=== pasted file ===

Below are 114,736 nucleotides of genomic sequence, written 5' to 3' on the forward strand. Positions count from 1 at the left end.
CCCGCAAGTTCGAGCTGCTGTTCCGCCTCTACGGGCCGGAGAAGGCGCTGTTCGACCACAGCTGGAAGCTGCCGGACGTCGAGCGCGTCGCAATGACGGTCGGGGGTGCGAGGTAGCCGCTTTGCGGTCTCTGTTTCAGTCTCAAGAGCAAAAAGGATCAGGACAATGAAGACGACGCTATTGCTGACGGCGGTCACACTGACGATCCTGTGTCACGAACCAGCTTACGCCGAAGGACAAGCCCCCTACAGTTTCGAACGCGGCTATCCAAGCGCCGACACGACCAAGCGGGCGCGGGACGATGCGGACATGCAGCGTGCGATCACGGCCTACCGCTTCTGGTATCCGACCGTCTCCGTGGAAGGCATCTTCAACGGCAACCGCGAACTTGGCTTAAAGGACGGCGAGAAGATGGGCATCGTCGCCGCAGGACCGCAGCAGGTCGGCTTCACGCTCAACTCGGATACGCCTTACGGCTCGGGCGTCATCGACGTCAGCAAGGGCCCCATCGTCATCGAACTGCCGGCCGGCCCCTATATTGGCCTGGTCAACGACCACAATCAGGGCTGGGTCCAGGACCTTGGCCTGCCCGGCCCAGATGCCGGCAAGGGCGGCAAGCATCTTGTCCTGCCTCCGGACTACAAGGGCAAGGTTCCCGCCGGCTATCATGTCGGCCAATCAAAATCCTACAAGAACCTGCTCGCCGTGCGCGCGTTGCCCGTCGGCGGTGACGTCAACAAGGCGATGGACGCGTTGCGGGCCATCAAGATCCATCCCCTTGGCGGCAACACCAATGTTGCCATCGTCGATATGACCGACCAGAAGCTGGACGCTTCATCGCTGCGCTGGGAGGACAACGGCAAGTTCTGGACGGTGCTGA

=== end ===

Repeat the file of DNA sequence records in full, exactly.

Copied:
Below are 114,736 nucleotides of genomic sequence, written 5' to 3' on the forward strand. Positions count from 1 at the left end.
CCCGCAAGTTCGAGCTGCTGTTCCGCCTCTACGGGCCGGAGAAGGCGCTGTTCGACCACAGCTGGAAGCTGCCGGACGTCGAGCGCGTCGCAATGACGGTCGGGGGTGCGAGGTAGCCGCTTTGCGGTCTCTGTTTCAGTCTCAAGAGCAAAAAGGATCAGGACAATGAAGACGACGCTATTGCTGACGGCGGTCACACTGACGATCCTGTGTCACGAACCAGCTTACGCCGAAGGACAAGCCCCCTACAGTTTCGAACGCGGCTATCCAAGCGCCGACACGACCAAGCGGGCGCGGGACGATGCGGACATGCAGCGTGCGATCACGGCCTACCGCTTCTGGTATCCGACCGTCTCCGTGGAAGGCATCTTCAACGGCAACCGCGAACTTGGCTTAAAGGACGGCGAGAAGATGGGCATCGTCGCCGCAGGACCGCAGCAGGTCGGCTTCACGCTCAACTCGGATACGCCTTACGGCTCGGGCGTCATCGACGTCAGCAAGGGCCCCATCGTCATCGAACTGCCGGCCGGCCCCTATATTGGCCTGGTCAACGACCACAATCAGGGCTGGGTCCAGGACCTTGGCCTGCCCGGCCCAGATGCCGGCAAGGGCGGCAAGCATCTTGTCCTGCCTCCGGACTACAAGGGCAAGGTTCCCGCCGGCTATCATGTCGGCCAATCAAAATCCTACAAGAACCTGCTCGCCGTGCGCGCGTTGCCCGTCGGCGGTGACGTCAACAAGGCGATGGACGCGTTGCGGGCCATCAAGATCCATCCCCTTGGCGGCAACACCAATGTTGCCATCGTCGATATGACCGACCAGAAGCTGGACGCTTCATCGCTGCGCTGGGAGGACAACGGCAAGTTCTGGACGGTGCTGA